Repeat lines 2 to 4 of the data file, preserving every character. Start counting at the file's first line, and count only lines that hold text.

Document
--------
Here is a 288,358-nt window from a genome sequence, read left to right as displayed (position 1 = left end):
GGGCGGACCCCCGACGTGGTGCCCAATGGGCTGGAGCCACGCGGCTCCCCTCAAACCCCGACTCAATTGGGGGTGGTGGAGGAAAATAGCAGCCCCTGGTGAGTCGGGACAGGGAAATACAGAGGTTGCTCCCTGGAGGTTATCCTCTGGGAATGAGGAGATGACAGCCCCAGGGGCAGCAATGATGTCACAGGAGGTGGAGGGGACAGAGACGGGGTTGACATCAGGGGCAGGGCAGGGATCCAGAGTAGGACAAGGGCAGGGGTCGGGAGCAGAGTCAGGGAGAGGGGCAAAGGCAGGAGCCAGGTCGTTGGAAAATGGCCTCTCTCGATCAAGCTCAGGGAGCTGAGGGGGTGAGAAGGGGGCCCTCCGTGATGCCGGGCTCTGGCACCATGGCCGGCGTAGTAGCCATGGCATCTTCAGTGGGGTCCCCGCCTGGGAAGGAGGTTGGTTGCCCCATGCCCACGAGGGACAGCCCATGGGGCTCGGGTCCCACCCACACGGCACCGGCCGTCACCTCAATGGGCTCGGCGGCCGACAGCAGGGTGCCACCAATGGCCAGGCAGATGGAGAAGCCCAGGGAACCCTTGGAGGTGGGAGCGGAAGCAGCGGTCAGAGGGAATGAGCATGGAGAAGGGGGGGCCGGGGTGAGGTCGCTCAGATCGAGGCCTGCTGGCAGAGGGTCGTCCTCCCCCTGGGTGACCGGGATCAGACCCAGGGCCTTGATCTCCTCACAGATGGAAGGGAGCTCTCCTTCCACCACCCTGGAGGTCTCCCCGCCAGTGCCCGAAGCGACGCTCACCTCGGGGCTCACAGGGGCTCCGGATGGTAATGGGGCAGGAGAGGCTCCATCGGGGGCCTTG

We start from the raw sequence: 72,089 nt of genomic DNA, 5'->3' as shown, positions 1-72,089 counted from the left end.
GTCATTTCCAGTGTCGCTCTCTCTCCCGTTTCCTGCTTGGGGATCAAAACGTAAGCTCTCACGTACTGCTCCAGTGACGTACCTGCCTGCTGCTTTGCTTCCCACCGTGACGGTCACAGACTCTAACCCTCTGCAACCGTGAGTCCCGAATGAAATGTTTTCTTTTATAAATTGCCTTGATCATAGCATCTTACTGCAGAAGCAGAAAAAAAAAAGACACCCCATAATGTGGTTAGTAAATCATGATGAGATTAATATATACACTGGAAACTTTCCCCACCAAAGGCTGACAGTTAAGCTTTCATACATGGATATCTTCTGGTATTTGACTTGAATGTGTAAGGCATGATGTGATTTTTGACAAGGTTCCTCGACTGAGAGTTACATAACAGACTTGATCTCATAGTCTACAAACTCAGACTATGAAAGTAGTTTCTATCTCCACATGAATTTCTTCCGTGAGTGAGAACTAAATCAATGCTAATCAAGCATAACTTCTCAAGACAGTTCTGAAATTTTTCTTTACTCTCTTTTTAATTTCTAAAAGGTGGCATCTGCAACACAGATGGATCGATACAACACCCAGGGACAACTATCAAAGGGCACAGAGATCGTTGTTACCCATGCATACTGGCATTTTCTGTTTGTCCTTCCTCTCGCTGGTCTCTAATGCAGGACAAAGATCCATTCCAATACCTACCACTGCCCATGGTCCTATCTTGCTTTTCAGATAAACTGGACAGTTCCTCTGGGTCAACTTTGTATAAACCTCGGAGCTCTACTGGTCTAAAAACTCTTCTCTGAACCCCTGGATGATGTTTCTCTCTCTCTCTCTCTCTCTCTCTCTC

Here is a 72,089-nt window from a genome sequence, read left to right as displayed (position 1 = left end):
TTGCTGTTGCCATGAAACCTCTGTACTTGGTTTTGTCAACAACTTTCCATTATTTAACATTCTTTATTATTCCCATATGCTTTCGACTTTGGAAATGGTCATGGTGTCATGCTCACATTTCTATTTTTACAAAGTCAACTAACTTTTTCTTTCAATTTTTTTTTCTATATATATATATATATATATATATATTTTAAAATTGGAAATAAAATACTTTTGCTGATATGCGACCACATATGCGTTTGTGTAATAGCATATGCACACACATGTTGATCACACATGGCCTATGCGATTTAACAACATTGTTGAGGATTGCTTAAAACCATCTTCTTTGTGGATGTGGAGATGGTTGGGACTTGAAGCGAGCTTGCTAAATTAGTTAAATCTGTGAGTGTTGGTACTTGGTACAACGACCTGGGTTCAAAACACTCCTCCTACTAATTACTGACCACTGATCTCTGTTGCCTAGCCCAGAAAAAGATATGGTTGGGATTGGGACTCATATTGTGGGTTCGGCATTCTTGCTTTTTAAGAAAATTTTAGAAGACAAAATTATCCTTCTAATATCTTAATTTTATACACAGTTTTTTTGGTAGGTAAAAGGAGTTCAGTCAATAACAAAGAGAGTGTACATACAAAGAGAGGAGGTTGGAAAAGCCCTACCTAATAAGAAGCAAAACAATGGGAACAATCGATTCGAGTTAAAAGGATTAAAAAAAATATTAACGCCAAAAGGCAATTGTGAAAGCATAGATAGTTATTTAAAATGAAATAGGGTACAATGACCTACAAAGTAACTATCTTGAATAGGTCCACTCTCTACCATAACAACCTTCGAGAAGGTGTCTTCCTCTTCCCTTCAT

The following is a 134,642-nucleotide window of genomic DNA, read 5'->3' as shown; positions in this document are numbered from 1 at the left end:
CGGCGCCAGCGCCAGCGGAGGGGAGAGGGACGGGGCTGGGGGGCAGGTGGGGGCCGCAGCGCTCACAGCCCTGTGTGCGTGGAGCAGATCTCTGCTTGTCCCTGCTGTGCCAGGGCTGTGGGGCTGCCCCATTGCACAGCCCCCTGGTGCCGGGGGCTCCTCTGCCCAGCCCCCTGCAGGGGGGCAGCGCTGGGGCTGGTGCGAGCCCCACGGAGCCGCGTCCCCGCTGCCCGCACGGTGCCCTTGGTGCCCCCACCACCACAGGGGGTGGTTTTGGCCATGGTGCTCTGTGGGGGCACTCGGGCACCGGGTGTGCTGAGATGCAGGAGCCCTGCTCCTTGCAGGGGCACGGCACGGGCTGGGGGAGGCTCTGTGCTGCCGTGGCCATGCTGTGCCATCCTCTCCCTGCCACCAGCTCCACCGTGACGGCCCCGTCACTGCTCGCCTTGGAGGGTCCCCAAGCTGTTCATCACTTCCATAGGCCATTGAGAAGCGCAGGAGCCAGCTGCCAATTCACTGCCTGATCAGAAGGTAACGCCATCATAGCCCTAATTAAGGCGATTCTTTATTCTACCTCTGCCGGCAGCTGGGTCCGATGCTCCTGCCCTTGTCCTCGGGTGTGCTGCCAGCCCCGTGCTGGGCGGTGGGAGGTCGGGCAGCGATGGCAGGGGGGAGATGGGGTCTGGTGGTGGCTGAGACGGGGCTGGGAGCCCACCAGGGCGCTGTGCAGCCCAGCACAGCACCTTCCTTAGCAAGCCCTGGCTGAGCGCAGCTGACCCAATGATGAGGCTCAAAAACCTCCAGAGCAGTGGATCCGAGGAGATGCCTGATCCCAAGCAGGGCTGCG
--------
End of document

GGGCGGACCCCCGACGTGGTGCCCAATGGGCTGGAGCCACGCGGCTCCCCTCAAACCCCGACTCAATTGGGGGTGGTGGAGGAAAATAGCAGCCCCTGGTGAGTCGGGACAGGGAAATACAGAGGTTGCTCCCTGGAGGTTATCCTCTGGGAATGAGGAGATGACAGCCCCAGGGGCAGCAATGATGTCACAGGAGGTGGAGGGGACAGAGACGGGGTTGACATCAGGGGCAGGGCAGGGATCCAGAGTAGGACAAGGGCAGGGGTCGGGAGCAGAGTCAGGGAGAGGGGCAAAGGCAGGAGCCAGGTCGTTGGAAAATGGCCTCTCTCGATCAAGCTCAGGGAGCTGAGGGGGTGAGAAGGGGGCCCTCCGTGATGCCGGGCTCTGGCACCATGGCCGGCGTAGTAGCCATGGCATCTTCAGTGGGGTCCCCGCCTGGGAAGGAGGTTGGTTGCCCCATGCCCACGAGGGACAGCCCATGGGGCTCGGGTCCCACCCACACGGCACCGGCCGTCACCTCAATGGGCTCGGCGGCCGACAGCAGGGTGCCACCAATGGCCAGGCAGATGGAGAAGCCCAGGGAACCCTTGGAGGTGGGAGCGGAAGCAGCGGTCAGAGGGAATGAGCATGGAGAAGGGGGGGCCGGGGTGAGGTCGCTCAGATCGAGGCCTGCTGGCAGAGGGTCGTCCTCCCCCTGGGTGACCGGGATCAGACCCAGGGCCTTGATCTCCTCACAGATGGAAGGGAGCTCTCCTTCCACCACCCTGGAGGTCTCCCCGCCAGTGCCCGAAGCGACGCTCACCTCGGGGCTCACAGGGGCTCCGGATGGTAATGGGGCAGGAGAGGCTCCATCGGGGGCCTTG

We start from the raw sequence: 72,089 nt of genomic DNA, 5'->3' as shown, positions 1-72,089 counted from the left end.
GTCATTTCCAGTGTCGCTCTCTCTCCCGTTTCCTGCTTGGGGATCAAAACGTAAGCTCTCACGTACTGCTCCAGTGACGTACCTGCCTGCTGCTTTGCTTCCCACCGTGACGGTCACAGACTCTAACCCTCTGCAACCGTGAGTCCCGAATGAAATGTTTTCTTTTATAAATTGCCTTGATCATAGCATCTTACTGCAGAAGCAGAAAAAAAAAAGACACCCCATAATGTGGTTAGTAAATCATGATGAGATTAATATATACACTGGAAACTTTCCCCACCAAAGGCTGACAGTTAAGCTTTCATACATGGATATCTTCTGGTATTTGACTTGAATGTGTAAGGCATGATGTGATTTTTGACAAGGTTCCTCGACTGAGAGTTACATAACAGACTTGATCTCATAGTCTACAAACTCAGACTATGAAAGTAGTTTCTATCTCCACATGAATTTCTTCCGTGAGTGAGAACTAAATCAATGCTAATCAAGCATAACTTCTCAAGACAGTTCTGAAATTTTTCTTTACTCTCTTTTTAATTTCTAAAAGGTGGCATCTGCAACACAGATGGATCGATACAACACCCAGGGACAACTATCAAAGGGCACAGAGATCGTTGTTACCCATGCATACTGGCATTTTCTGTTTGTCCTTCCTCTCGCTGGTCTCTAATGCAGGACAAAGATCCATTCCAATACCTACCACTGCCCATGGTCCTATCTTGCTTTTCAGATAAACTGGACAGTTCCTCTGGGTCAACTTTGTATAAACCTCGGAGCTCTACTGGTCTAAAAACTCTTCTCTGAACCCCTGGATGATGTTTCTCTCTCTCTCTCTCTCTCTCTCTCTC